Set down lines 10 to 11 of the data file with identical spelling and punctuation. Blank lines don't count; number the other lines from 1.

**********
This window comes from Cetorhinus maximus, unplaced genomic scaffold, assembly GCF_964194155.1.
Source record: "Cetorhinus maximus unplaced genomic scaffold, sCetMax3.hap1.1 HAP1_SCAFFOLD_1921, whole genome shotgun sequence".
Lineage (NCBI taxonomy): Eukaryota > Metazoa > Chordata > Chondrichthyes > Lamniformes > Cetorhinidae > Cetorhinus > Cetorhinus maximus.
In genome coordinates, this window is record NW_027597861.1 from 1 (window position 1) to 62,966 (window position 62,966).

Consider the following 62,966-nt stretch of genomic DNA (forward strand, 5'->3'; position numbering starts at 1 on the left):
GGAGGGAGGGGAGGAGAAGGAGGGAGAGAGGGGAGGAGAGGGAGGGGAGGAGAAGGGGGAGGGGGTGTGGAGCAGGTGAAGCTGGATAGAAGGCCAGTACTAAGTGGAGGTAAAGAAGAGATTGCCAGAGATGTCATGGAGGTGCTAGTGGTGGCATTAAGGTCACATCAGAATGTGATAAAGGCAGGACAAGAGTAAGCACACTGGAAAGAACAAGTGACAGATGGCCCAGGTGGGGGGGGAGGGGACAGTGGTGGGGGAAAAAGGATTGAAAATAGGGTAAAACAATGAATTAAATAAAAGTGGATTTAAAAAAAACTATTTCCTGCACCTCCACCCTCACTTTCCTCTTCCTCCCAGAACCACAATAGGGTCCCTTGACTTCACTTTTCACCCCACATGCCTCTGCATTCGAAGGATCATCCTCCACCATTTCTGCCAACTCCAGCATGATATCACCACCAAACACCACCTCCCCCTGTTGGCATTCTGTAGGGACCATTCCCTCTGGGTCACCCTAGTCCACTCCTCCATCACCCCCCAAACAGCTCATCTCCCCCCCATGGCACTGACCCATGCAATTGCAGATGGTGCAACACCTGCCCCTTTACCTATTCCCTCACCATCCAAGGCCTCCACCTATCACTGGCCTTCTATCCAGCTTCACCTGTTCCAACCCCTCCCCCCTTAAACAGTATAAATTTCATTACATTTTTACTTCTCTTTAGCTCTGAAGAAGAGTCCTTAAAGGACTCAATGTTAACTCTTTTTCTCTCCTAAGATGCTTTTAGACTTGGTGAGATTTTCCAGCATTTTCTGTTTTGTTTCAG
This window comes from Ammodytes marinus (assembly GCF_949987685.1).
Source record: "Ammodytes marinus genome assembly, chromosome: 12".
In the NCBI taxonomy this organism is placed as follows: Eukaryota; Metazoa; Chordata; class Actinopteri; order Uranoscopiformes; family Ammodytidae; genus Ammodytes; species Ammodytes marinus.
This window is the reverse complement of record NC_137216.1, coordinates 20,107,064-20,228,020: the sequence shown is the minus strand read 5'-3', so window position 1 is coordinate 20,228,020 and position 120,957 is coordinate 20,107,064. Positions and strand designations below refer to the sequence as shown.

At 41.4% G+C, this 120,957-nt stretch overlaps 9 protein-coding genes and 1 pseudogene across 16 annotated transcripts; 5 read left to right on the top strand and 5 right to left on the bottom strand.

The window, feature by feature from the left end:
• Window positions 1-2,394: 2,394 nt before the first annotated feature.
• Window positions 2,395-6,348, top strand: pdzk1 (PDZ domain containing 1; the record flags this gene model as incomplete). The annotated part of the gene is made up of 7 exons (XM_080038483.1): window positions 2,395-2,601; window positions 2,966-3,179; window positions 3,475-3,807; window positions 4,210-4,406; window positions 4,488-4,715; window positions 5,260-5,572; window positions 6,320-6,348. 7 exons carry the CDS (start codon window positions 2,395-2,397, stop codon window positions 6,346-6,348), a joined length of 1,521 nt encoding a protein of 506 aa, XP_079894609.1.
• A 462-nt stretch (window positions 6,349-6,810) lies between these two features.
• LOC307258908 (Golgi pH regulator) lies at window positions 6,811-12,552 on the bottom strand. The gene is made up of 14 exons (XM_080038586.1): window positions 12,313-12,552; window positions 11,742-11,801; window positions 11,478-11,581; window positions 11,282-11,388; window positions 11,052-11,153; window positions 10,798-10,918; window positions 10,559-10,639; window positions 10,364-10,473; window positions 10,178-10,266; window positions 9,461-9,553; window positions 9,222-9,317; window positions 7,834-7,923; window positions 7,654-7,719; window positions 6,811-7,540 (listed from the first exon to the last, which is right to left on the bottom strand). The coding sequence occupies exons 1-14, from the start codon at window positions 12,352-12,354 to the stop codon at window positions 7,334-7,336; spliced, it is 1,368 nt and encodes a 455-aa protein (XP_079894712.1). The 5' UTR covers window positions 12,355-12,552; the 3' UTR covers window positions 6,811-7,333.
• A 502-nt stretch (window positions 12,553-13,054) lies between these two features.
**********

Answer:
This window is the reverse complement of record NC_137216.1, coordinates 20,107,064-20,228,020: the sequence shown is the minus strand read 5'-3', so window position 1 is coordinate 20,228,020 and position 120,957 is coordinate 20,107,064. Positions and strand designations below refer to the sequence as shown.

At 41.4% G+C, this 120,957-nt stretch overlaps 9 protein-coding genes and 1 pseudogene across 16 annotated transcripts; 5 read left to right on the top strand and 5 right to left on the bottom strand.